For years ranked among the world’s most repressive regimes, Burma continued to push ahead with a process of democratic reform that was launched in 2010. While it remains a Not Free country, it registered improvements that brought it ahead of China in both its political rights and civil liberties ratings. Gains: Improvements were seen in Burma, Bhutan, Indian Kashmir, Mongolia, and Tonga. Declines: The most serious declines in the Asia-Pacific region for 2012 took place in the Maldives and Sri Lanka.


As the year ended, Venezuelan strongman Hugo Chávez was in a Cuban hospital attempting to recover from surgery for an undisclosed form of cancer. For over a decade, Chávez has been a significant figure in regional politics and has aspired, with less success, to a leading role on the global stage. His reelection in 2012 was ensured by the massive abuse of state resources. Gains: The region of the Americas saw no substantial improvements. Declines: Ecuador, Paraguay, and Suriname suffered notable declines.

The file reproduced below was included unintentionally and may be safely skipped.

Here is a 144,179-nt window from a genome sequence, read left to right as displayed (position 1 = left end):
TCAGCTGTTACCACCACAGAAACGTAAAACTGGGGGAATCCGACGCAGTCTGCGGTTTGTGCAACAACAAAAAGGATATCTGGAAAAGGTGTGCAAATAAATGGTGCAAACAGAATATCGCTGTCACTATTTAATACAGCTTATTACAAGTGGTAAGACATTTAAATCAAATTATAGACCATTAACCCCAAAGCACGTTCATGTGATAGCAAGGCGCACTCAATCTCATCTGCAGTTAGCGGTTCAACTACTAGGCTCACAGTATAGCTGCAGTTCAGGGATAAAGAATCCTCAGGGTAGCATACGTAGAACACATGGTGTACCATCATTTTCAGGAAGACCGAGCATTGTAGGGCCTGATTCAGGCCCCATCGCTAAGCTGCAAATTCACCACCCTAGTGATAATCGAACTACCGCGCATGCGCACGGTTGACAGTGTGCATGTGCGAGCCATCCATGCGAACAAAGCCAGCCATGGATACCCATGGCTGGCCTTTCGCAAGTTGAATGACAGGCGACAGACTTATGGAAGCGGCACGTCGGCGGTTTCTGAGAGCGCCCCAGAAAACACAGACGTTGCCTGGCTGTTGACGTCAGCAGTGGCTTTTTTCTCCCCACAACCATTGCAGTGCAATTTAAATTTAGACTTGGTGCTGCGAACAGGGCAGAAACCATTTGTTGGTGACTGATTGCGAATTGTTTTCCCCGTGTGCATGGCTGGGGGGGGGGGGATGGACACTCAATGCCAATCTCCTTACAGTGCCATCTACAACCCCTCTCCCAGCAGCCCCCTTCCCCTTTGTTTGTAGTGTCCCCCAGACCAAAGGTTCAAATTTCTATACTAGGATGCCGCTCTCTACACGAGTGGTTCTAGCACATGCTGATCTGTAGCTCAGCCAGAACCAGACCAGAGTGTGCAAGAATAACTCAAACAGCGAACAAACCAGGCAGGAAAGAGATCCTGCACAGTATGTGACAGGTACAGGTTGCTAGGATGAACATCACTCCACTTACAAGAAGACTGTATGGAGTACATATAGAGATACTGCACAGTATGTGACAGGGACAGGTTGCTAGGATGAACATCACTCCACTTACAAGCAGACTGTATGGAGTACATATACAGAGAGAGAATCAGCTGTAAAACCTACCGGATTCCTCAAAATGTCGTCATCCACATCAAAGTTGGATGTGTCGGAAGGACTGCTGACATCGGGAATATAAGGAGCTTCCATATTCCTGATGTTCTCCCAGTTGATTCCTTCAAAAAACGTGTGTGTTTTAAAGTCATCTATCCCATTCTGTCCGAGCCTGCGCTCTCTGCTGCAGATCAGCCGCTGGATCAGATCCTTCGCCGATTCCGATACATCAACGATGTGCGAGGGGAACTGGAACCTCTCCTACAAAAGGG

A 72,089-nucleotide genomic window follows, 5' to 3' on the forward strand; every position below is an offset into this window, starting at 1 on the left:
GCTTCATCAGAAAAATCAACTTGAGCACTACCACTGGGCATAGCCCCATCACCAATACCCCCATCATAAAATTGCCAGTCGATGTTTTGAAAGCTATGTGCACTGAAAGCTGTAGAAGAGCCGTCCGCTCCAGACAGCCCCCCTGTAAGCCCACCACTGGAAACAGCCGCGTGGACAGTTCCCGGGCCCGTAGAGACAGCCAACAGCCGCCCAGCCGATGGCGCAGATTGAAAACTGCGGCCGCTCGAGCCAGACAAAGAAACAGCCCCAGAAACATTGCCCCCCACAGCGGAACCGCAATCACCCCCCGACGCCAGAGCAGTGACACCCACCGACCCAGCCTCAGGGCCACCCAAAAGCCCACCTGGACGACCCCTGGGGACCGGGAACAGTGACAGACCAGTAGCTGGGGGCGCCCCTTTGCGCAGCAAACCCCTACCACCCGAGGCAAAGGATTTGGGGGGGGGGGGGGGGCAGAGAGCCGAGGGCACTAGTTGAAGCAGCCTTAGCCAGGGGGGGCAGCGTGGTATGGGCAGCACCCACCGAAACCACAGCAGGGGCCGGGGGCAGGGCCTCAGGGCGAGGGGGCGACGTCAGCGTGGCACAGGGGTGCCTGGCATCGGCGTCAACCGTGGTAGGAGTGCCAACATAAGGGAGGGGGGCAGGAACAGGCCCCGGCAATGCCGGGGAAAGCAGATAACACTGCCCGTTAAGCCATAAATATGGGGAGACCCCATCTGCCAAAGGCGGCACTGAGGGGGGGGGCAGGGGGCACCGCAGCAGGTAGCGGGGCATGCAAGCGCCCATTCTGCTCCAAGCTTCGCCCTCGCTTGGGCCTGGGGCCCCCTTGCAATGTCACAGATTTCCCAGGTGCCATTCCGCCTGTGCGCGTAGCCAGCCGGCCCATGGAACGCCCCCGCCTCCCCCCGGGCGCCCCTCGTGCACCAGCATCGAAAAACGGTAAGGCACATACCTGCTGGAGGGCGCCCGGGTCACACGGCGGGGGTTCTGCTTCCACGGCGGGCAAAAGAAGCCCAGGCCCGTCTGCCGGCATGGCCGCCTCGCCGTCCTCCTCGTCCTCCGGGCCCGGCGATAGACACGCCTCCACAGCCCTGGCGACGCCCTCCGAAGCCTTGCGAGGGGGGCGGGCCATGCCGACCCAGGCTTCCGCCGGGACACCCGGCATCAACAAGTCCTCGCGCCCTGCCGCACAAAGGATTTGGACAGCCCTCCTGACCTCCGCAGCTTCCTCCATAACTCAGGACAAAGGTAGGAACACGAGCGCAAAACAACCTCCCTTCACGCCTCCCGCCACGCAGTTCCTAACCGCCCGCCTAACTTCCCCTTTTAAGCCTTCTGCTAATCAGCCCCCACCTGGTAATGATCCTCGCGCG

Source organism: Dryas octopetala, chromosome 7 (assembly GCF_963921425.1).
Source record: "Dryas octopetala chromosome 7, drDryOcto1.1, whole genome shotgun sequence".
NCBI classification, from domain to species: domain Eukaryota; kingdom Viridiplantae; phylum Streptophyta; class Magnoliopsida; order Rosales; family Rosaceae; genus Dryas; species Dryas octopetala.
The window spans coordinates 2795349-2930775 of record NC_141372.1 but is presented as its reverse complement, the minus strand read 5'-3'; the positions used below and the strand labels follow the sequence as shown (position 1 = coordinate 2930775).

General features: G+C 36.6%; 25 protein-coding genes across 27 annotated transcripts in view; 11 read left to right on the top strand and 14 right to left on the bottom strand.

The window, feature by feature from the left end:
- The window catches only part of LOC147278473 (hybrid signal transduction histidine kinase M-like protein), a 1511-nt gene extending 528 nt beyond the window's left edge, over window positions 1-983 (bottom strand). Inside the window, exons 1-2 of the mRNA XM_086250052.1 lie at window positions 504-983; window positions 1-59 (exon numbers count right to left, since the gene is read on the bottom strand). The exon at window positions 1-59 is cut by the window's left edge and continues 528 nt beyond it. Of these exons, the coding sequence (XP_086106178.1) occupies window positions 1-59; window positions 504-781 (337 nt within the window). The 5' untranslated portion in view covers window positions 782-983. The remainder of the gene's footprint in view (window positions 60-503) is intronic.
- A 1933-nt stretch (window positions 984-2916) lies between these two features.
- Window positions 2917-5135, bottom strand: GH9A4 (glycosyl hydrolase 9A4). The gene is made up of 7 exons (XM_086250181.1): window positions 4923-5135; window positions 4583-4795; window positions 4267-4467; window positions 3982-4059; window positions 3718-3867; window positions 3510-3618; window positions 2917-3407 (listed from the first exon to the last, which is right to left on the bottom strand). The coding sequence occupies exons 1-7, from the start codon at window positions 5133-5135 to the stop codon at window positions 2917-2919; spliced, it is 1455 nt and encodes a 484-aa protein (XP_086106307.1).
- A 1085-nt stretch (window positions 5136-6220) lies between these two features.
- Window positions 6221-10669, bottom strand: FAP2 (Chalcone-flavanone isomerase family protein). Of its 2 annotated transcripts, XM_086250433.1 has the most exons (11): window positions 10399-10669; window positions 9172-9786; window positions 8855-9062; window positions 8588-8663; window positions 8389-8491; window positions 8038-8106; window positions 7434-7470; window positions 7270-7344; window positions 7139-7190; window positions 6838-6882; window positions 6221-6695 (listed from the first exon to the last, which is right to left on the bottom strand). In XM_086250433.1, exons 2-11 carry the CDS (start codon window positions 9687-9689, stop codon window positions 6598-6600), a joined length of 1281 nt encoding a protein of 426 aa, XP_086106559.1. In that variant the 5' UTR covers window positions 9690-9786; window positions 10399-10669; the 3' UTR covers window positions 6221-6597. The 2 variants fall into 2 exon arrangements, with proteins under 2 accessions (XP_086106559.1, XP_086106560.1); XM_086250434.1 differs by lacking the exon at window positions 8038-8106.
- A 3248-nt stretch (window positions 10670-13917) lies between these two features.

Western Europe and North America

Although Western Europe and North America continue to grapple with the impact of the financial crisis and, in Europe, an increase in nationalist sentiment in response to an influx of immigrants, they have managed to weather these challenges without a serious weakening of their traditionally high level of respect for democratic standards and civil liberties. There were no major gains or declines in this region.

Freedom House 2013